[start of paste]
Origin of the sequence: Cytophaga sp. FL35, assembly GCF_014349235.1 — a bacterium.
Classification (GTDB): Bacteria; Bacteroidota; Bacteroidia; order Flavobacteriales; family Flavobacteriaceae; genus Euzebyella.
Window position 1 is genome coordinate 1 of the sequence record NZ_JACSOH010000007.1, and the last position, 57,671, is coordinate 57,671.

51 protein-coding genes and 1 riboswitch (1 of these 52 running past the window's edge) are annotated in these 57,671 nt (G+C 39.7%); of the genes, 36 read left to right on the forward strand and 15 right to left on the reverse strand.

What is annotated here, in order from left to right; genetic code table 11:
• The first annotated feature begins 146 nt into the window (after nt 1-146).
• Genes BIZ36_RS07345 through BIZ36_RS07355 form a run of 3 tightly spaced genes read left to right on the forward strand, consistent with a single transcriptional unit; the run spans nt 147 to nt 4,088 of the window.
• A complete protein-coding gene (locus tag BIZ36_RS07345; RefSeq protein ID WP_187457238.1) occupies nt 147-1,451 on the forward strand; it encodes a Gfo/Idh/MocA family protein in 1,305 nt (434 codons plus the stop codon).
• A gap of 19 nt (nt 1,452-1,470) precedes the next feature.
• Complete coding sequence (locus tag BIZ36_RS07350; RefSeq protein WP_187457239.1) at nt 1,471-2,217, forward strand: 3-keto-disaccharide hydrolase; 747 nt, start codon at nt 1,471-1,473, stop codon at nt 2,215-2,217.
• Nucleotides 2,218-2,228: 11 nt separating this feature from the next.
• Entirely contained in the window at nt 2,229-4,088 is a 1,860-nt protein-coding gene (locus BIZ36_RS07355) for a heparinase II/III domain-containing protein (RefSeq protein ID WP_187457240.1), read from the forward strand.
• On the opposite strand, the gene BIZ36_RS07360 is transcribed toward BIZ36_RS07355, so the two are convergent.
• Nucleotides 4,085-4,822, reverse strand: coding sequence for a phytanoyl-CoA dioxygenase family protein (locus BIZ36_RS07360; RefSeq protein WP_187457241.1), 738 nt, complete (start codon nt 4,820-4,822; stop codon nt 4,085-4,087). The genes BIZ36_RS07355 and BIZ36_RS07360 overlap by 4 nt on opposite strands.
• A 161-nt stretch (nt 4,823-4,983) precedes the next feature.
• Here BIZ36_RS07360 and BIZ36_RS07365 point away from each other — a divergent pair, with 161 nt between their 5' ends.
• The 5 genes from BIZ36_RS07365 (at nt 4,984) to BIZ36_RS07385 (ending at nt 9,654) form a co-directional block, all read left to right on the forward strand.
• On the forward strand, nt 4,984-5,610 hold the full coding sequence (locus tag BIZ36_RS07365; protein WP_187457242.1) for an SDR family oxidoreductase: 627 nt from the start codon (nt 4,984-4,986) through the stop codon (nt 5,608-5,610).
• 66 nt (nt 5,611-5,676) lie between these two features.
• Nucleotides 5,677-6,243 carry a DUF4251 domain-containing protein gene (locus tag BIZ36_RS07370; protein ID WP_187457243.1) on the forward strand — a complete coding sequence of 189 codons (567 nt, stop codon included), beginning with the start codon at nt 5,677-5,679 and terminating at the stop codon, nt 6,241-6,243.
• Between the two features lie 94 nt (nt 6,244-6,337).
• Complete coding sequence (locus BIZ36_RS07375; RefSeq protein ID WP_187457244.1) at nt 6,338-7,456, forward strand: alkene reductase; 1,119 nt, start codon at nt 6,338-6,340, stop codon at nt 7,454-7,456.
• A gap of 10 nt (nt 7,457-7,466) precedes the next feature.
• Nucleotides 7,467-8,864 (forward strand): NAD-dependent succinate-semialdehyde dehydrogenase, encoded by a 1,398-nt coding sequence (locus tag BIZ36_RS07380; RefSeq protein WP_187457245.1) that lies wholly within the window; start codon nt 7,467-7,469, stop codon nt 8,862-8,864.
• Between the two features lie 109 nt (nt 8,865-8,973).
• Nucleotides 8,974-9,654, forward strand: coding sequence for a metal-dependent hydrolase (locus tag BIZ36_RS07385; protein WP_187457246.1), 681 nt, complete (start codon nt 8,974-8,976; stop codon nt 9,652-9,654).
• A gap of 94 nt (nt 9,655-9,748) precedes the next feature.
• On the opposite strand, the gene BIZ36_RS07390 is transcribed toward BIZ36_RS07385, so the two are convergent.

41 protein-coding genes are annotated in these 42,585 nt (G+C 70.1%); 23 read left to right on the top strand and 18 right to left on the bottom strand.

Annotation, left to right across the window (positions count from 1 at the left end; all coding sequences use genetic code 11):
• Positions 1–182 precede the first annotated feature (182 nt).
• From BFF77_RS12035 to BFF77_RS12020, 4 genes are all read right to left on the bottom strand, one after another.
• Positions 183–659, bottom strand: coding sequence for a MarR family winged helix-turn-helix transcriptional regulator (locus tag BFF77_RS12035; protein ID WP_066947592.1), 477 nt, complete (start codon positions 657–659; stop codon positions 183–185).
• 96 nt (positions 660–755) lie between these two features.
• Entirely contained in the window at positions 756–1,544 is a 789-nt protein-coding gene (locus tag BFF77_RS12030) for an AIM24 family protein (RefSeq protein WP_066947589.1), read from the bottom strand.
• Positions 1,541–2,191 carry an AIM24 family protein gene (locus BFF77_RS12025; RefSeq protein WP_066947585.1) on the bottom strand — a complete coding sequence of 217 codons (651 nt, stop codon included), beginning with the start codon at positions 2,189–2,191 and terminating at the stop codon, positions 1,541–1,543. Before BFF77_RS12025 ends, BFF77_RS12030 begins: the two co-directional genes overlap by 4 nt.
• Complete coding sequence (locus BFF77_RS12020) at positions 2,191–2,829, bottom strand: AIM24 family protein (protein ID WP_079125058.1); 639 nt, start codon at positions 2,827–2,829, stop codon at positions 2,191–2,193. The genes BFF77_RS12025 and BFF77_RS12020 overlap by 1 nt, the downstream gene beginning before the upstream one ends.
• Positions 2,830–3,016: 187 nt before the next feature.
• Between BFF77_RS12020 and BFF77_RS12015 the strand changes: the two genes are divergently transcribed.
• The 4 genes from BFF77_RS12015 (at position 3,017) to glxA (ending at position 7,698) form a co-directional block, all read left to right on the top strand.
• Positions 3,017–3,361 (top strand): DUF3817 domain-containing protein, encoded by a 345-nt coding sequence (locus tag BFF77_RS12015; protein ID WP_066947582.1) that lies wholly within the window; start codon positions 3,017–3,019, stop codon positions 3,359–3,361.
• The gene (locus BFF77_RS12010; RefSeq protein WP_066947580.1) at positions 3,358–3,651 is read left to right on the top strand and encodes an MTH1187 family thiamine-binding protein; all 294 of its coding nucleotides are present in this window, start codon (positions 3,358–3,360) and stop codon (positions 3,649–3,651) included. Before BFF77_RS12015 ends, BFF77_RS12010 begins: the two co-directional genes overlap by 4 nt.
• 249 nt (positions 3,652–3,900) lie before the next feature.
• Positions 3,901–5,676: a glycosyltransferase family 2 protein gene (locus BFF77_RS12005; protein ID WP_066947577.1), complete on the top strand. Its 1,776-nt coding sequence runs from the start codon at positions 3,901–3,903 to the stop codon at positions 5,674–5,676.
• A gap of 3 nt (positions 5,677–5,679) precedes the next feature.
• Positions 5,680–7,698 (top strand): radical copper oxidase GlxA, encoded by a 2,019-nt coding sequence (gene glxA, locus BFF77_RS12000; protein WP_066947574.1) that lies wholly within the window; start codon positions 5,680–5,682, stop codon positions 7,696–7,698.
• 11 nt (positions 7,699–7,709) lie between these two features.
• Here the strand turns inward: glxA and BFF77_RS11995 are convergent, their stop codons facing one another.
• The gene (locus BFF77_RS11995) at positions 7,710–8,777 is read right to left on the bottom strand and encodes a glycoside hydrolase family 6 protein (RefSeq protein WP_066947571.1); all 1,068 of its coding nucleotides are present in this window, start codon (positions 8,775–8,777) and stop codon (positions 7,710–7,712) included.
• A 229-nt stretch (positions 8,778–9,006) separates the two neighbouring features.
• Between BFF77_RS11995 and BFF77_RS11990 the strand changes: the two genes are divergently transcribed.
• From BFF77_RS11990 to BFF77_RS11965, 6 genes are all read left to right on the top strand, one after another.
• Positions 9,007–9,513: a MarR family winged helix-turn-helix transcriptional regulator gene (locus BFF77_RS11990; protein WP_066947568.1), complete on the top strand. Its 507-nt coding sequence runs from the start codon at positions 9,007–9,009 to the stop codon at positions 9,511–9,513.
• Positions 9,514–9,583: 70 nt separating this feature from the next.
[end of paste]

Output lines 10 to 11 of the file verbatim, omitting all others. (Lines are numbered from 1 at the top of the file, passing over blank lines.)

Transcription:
• Complete coding sequence (locus tag BIZ36_RS07350; RefSeq protein WP_187457239.1) at nt 1,471-2,217, forward strand: 3-keto-disaccharide hydrolase; 747 nt, start codon at nt 1,471-1,473, stop codon at nt 2,215-2,217.
• Nucleotides 2,218-2,228: 11 nt separating this feature from the next.